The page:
Governor Janet Mills signed emergency legislation today to allow the production and sale of food additives and food products that contain hemp or hemp products in Maine. The legislation, LD 630, sponsored by Representative Craig Hickman (D-Winthrop), aligns the definition of hemp in state law with the definition in federal law as outlined in the 2018 Farm Bill and clarifies that hemp-derived food products or additives are no longer considered adulterated under state law and may be sold.
“I am glad we were able to take steps to rectify this issue, and I applaud Representative Hickman for his leadership,” said Governor Mills. “This bill will allow for the safe and legal commercial sale and use of CBD products and support the continued growth of the legal hemp industry here in Maine in the years to come.”
“People have millions of dollars invested in this industry and are worried about losing their livelihoods. People need access to the foods of their choosing for their own well-being. I am grateful the governor knows the urgency of the situation and has taken swift action to get this bill signed,” said Representative Craig Hickman, D-Winthrop, an organic farmer and House chair of the Agriculture, Conservation and Forestry Committee.
More specifically, LD 630 An Act To Clarify That Food, Food Additives and Food Products Containing Hemp-derived Cannabidiol Produced and Sold within the State Are Not Adulterated and To Match the State’s Definition of “Hemp” to the Definition in Federal Law states that food, food additives and food products that contain hemp and hemp products, including hemp derived cannabidiol, are not considered to be “adulterated” under state law and that the non-pharmaceutical or nonmedical production, marketing, sale or distribution within the State of food, food additives or food products that contain hemp-derived cannabidiol may not be prohibited.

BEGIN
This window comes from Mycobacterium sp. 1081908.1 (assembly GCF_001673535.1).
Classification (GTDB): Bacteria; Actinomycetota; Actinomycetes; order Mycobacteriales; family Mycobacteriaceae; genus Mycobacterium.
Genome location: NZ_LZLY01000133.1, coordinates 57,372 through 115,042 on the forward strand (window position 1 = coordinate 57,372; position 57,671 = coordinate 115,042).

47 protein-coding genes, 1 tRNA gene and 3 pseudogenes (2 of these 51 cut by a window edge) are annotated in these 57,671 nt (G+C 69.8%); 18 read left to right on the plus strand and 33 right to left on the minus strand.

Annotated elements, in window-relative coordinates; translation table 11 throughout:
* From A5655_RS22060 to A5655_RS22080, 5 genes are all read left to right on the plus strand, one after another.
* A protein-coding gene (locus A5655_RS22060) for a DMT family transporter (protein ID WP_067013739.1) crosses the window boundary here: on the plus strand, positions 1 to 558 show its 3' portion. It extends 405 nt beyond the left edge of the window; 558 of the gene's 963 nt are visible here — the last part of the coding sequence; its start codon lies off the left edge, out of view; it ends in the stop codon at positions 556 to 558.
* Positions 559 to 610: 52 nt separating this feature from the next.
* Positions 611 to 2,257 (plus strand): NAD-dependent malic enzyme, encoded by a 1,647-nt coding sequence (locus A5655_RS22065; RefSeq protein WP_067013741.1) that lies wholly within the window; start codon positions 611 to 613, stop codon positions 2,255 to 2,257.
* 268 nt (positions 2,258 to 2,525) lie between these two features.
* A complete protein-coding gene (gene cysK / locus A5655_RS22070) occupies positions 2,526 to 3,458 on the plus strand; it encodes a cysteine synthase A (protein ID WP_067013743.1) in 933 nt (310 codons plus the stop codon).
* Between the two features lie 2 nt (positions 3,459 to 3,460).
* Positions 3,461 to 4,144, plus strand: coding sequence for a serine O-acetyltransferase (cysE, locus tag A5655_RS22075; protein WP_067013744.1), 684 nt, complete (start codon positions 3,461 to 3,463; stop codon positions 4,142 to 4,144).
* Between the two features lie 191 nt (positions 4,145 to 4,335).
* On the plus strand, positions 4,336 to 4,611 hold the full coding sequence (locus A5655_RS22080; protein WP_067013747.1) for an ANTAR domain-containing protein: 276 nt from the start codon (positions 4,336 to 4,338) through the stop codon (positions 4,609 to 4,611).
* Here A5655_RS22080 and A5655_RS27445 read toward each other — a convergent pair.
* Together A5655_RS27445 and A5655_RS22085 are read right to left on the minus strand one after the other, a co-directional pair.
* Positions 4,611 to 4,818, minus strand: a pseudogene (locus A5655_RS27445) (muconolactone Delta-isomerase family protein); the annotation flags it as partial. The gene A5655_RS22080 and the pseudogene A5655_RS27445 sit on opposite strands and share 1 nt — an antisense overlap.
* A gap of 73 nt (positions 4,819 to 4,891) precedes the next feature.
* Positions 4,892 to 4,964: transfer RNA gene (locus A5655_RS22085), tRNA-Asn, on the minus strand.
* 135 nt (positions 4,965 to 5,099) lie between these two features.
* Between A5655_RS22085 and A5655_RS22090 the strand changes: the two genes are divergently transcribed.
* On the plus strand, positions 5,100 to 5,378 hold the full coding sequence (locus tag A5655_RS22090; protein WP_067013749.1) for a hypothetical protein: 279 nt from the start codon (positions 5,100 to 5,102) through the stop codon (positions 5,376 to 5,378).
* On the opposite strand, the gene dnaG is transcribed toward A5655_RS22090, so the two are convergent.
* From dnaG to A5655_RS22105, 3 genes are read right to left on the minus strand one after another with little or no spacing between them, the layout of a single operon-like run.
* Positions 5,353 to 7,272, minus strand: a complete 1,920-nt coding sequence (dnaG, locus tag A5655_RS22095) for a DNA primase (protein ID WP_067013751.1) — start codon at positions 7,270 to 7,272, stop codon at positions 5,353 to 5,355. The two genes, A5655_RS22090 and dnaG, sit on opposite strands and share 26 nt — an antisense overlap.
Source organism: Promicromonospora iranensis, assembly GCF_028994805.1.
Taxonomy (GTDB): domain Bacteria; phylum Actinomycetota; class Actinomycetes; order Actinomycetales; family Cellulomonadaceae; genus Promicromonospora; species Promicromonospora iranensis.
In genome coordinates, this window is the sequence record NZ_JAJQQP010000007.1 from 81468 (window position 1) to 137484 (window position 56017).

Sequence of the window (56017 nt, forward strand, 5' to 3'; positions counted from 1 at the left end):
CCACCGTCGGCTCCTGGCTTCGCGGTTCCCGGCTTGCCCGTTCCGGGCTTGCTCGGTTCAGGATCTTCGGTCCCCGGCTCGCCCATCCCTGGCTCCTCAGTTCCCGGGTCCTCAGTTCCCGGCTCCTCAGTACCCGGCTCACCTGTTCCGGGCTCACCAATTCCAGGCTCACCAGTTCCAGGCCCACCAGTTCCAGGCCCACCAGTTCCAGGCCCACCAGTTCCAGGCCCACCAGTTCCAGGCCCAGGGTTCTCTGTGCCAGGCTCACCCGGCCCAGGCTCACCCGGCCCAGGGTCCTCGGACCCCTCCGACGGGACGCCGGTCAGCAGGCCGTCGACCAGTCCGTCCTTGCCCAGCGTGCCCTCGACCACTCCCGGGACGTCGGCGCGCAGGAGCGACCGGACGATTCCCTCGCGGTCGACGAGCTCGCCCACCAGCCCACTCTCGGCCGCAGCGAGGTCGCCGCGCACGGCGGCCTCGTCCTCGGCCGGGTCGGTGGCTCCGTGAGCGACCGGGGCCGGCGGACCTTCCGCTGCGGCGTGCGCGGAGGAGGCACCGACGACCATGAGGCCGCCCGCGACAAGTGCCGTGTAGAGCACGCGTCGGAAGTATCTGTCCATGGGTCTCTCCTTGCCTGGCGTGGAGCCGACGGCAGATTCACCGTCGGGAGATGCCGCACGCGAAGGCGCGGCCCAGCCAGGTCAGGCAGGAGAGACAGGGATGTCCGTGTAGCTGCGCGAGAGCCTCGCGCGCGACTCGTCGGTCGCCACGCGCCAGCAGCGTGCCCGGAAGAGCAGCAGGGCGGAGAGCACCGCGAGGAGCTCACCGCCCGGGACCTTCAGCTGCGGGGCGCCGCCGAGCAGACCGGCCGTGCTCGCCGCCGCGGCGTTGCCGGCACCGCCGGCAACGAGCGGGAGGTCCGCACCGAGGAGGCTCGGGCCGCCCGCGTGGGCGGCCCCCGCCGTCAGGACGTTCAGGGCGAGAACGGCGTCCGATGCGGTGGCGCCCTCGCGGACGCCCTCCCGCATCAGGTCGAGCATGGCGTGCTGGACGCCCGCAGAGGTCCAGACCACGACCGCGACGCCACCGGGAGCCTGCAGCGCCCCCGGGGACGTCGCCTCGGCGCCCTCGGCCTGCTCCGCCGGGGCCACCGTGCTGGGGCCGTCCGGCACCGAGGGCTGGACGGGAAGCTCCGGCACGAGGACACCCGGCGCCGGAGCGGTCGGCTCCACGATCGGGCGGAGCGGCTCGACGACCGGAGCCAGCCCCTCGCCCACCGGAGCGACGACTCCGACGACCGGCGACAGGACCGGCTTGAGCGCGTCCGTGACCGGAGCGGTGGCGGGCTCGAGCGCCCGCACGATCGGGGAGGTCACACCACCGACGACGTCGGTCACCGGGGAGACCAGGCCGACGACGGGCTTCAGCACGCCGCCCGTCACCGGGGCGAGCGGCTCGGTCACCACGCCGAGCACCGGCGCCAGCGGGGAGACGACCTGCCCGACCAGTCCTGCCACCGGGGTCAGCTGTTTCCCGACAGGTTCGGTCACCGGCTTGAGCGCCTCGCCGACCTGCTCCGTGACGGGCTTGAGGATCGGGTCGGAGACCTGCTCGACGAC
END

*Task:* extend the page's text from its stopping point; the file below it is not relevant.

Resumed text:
The legislation also clarifies that eating establishments, in addition to food establishments, may not make any therapeutic claims about food products that contain hemp-derived cannabidiol without federal approval.
The definition of “hemp”, defined by the legislation, includes commodities and products derived from hemp, including food, food additives and food products, and does not include medical marijuana as governed by the Maine Medical Use of Marijuana Act or adult use marijuana as governed by the Marijuana Legalization Act.